Consumer spending habits

The survey found that over a third of respondents said they are likely to spend more than usual during Amazon Prime Day in July. Thirty-two percent also now shop at other flash sales throughout the year.

As inflation continues to soar, low shipping costs appeared as the most valued aspect of the delivery experience today (37%). This was followed by delivering on time (32%) and having proactive updates about orders/returns (23%), demonstrating the direct link between delivery experiences and loyalty.

Survey Reveals Resiliency Remains Elusive for Organizations

71% of US companies cited supply chain disruption as the biggest issue; in the UK 73% Brexit remains the primary source of disruption

London, UK; June 9th 2022: Disruption remains a constant for organizations, with the majority struggling to build resiliency into their operations, a survey from Orbus Software uncovered. The poll of 1,000 IT decision-makers in the US and UK found that 89% of companies have experienced some form of disruption over the last two years. However, over half of enterprises are struggling to increase resiliency, with 44% lacking a dedicated team.

In response to the pandemic digital initiatives have accelerated for the vast majority (83%) of enterprises, with seventy-eight percent reporting dramatic changes to their business models, including 39% migrating to the cloud and almost half (44%) restructuring their teams during this period. However, despite these strategic shifts, only 36% were able to report business growth.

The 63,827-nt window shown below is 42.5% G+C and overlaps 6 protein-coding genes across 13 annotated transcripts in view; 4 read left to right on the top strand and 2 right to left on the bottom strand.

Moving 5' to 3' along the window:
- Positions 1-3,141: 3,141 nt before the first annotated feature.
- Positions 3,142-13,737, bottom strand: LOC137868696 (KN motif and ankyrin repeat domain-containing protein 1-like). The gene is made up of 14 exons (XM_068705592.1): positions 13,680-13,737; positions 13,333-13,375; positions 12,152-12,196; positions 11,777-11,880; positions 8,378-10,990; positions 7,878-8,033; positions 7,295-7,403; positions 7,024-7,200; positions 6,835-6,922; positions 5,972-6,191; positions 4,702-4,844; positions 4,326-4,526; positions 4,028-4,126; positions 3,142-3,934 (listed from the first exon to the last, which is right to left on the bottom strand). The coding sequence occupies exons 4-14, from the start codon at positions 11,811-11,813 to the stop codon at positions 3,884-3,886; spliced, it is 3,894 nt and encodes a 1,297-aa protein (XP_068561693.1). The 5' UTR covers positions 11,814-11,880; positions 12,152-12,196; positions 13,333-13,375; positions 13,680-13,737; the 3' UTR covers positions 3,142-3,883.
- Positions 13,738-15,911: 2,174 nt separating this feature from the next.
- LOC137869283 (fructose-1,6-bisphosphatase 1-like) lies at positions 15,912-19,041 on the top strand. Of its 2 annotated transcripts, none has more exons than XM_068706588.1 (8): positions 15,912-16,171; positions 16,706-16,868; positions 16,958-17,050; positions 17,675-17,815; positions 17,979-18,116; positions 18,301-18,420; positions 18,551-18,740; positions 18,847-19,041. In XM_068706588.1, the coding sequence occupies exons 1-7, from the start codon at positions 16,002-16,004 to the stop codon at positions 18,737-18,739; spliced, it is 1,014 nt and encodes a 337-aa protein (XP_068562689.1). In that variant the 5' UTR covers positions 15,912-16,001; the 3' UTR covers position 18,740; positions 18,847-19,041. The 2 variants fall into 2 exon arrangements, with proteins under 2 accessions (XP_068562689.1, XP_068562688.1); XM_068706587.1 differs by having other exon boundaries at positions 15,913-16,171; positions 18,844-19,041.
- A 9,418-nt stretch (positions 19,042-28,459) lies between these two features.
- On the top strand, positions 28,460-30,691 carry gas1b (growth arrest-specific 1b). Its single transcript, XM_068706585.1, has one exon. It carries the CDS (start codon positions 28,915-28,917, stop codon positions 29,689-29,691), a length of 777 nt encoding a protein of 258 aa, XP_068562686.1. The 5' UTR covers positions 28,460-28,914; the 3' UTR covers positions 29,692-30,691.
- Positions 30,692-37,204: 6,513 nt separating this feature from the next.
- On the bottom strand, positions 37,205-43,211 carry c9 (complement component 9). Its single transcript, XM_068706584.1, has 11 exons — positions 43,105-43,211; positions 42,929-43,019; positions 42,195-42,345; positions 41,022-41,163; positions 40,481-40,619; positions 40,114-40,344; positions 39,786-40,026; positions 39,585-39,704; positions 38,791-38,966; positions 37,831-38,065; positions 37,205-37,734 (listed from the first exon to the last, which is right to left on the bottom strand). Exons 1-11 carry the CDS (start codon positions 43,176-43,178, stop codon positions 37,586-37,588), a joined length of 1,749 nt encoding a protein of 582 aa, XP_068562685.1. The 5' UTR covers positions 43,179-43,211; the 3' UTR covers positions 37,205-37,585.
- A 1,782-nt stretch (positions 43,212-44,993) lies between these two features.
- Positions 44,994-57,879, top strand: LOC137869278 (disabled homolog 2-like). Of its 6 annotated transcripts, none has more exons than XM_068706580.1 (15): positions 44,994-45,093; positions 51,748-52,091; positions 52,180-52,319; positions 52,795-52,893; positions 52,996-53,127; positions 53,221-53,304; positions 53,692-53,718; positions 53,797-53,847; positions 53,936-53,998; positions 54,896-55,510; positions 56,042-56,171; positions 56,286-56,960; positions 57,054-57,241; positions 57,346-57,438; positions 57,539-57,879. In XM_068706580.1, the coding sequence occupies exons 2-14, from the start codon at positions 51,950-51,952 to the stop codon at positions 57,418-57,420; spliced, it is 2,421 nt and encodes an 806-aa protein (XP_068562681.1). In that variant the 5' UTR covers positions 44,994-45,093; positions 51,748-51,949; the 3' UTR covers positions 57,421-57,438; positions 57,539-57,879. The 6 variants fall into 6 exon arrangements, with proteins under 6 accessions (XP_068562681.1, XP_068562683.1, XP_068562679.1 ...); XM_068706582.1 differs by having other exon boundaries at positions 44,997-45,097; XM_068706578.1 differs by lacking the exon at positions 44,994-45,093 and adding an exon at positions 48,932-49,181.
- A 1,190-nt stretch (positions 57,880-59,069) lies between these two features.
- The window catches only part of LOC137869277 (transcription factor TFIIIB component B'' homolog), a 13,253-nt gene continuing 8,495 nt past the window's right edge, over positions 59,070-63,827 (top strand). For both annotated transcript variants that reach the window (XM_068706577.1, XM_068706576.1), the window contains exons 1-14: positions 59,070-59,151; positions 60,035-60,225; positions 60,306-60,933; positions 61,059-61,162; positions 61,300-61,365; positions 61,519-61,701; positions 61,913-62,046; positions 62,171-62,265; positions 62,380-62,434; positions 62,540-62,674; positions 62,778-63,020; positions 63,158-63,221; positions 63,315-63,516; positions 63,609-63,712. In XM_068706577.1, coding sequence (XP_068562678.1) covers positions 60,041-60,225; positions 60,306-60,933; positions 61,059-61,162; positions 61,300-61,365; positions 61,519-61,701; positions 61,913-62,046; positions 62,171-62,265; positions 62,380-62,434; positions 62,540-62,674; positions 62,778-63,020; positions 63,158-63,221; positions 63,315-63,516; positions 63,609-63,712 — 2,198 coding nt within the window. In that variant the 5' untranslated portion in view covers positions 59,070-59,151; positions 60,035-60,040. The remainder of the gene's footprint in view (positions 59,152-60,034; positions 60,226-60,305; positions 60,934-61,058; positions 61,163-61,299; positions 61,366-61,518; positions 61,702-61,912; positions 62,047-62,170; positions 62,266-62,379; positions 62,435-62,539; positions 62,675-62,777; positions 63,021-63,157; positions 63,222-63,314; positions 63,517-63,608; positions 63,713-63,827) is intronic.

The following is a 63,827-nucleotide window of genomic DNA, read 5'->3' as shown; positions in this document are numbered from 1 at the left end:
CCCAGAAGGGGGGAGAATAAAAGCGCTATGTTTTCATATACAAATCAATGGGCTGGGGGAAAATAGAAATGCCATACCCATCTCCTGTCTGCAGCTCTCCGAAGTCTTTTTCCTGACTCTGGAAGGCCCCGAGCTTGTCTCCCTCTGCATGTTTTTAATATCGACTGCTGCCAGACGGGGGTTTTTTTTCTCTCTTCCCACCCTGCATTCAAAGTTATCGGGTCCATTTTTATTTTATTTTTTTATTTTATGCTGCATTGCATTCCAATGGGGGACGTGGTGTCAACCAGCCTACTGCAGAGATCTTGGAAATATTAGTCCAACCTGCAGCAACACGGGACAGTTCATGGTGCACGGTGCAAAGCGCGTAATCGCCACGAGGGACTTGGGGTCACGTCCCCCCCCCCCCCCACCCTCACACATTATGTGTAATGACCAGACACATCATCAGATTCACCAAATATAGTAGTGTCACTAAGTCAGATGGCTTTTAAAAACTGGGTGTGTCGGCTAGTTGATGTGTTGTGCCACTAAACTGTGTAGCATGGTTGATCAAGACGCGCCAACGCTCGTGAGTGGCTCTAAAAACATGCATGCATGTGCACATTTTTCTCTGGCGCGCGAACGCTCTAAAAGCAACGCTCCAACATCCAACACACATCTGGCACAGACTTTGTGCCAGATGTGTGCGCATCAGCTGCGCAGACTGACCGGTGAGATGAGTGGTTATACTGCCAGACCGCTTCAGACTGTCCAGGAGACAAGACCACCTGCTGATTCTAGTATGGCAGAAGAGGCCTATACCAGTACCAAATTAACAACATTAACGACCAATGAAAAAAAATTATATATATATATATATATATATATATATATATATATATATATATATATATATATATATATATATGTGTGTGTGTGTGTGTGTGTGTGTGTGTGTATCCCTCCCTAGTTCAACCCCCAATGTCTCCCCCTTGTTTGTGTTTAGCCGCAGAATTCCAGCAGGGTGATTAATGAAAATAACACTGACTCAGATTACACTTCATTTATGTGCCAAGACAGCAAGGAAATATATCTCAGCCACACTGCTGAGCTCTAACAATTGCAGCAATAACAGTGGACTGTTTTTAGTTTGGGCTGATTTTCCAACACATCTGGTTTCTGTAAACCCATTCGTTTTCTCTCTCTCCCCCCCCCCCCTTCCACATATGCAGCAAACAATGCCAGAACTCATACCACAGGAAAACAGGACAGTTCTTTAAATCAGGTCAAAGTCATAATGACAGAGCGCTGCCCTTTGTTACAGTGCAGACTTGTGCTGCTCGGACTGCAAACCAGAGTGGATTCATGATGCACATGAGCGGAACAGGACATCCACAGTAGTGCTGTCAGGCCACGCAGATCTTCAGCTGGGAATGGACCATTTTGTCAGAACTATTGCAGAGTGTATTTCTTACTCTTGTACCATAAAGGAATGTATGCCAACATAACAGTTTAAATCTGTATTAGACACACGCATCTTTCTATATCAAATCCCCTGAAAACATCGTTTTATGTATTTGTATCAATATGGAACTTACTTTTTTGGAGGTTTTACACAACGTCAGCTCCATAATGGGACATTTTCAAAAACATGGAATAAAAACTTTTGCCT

Those enterprises that suffered disruption experienced knock-on effects, spanning staff shortages (56%), supply chain issues and increased business costs (48%) coupled with technology costs increasing (44%). This highlights the interdependencies of organizations and the need to prioritize resiliency. Many are struggling primarily because of the complex web of disparate or legacy systems along with a lack of buy-in from management or other departments.

Looking ahead, 52% of IT decision-makers believe they need to account for regulatory changes. Among the top technology investment priorities for the remainder of 2022 were:

  • Digital privacy (37%)
  • Digital transformation (35%)
  • Cybersecurity threats (35%)
  • Business continuity (31%)